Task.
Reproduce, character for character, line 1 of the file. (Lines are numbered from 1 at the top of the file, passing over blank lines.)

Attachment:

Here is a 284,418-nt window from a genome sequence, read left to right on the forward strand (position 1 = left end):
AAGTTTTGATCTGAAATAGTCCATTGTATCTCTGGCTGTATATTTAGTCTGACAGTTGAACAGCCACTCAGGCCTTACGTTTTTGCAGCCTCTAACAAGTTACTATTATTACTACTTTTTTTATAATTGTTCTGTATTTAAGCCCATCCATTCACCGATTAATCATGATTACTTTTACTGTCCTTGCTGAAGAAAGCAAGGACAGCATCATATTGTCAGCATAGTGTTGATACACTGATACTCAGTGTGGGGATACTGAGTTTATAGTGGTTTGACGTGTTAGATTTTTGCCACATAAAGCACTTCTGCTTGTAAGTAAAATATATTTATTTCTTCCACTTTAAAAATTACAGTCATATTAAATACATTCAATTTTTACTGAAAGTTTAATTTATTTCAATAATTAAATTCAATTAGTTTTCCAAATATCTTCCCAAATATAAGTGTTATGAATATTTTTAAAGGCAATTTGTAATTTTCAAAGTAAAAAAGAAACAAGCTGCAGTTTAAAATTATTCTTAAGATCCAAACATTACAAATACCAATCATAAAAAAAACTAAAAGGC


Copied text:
Here is a 284,418-nt window from a genome sequence, read left to right on the forward strand (position 1 = left end):